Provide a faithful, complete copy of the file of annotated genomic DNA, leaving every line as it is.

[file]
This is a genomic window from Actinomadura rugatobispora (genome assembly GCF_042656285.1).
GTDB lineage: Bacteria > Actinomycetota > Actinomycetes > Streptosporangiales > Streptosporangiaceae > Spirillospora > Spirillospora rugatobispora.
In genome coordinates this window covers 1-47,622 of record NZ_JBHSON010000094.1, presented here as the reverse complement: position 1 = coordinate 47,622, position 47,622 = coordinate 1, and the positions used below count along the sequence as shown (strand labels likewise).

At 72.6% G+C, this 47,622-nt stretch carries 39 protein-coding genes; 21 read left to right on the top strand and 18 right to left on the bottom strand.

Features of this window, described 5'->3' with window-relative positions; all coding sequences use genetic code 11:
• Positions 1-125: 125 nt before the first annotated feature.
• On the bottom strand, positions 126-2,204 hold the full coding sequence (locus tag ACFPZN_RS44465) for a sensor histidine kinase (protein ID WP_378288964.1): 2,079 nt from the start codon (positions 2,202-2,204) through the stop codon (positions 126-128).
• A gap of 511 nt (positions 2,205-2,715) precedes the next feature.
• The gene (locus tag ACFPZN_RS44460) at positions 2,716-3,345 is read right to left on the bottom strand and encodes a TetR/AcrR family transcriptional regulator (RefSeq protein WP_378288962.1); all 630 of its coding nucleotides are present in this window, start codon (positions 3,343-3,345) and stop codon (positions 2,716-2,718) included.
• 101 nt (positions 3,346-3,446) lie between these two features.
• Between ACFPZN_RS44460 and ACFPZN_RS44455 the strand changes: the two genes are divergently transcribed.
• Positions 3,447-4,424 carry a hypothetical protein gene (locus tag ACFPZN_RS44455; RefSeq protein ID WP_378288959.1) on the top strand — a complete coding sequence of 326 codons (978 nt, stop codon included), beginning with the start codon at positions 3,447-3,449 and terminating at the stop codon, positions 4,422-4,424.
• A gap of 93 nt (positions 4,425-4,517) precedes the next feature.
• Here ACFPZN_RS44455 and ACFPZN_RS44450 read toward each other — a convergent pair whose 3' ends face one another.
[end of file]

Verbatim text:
This is a genomic window from Actinomadura rugatobispora (genome assembly GCF_042656285.1).
GTDB lineage: Bacteria > Actinomycetota > Actinomycetes > Streptosporangiales > Streptosporangiaceae > Spirillospora > Spirillospora rugatobispora.
In genome coordinates this window covers 1-47,622 of record NZ_JBHSON010000094.1, presented here as the reverse complement: position 1 = coordinate 47,622, position 47,622 = coordinate 1, and the positions used below count along the sequence as shown (strand labels likewise).

At 72.6% G+C, this 47,622-nt stretch carries 39 protein-coding genes; 21 read left to right on the top strand and 18 right to left on the bottom strand.

Features of this window, described 5'->3' with window-relative positions; all coding sequences use genetic code 11:
• Positions 1-125: 125 nt before the first annotated feature.
• On the bottom strand, positions 126-2,204 hold the full coding sequence (locus tag ACFPZN_RS44465) for a sensor histidine kinase (protein ID WP_378288964.1): 2,079 nt from the start codon (positions 2,202-2,204) through the stop codon (positions 126-128).
• A gap of 511 nt (positions 2,205-2,715) precedes the next feature.
• The gene (locus tag ACFPZN_RS44460) at positions 2,716-3,345 is read right to left on the bottom strand and encodes a TetR/AcrR family transcriptional regulator (RefSeq protein WP_378288962.1); all 630 of its coding nucleotides are present in this window, start codon (positions 3,343-3,345) and stop codon (positions 2,716-2,718) included.
• 101 nt (positions 3,346-3,446) lie between these two features.
• Between ACFPZN_RS44460 and ACFPZN_RS44455 the strand changes: the two genes are divergently transcribed.
• Positions 3,447-4,424 carry a hypothetical protein gene (locus tag ACFPZN_RS44455; RefSeq protein ID WP_378288959.1) on the top strand — a complete coding sequence of 326 codons (978 nt, stop codon included), beginning with the start codon at positions 3,447-3,449 and terminating at the stop codon, positions 4,422-4,424.
• A gap of 93 nt (positions 4,425-4,517) precedes the next feature.
• Here ACFPZN_RS44455 and ACFPZN_RS44450 read toward each other — a convergent pair whose 3' ends face one another.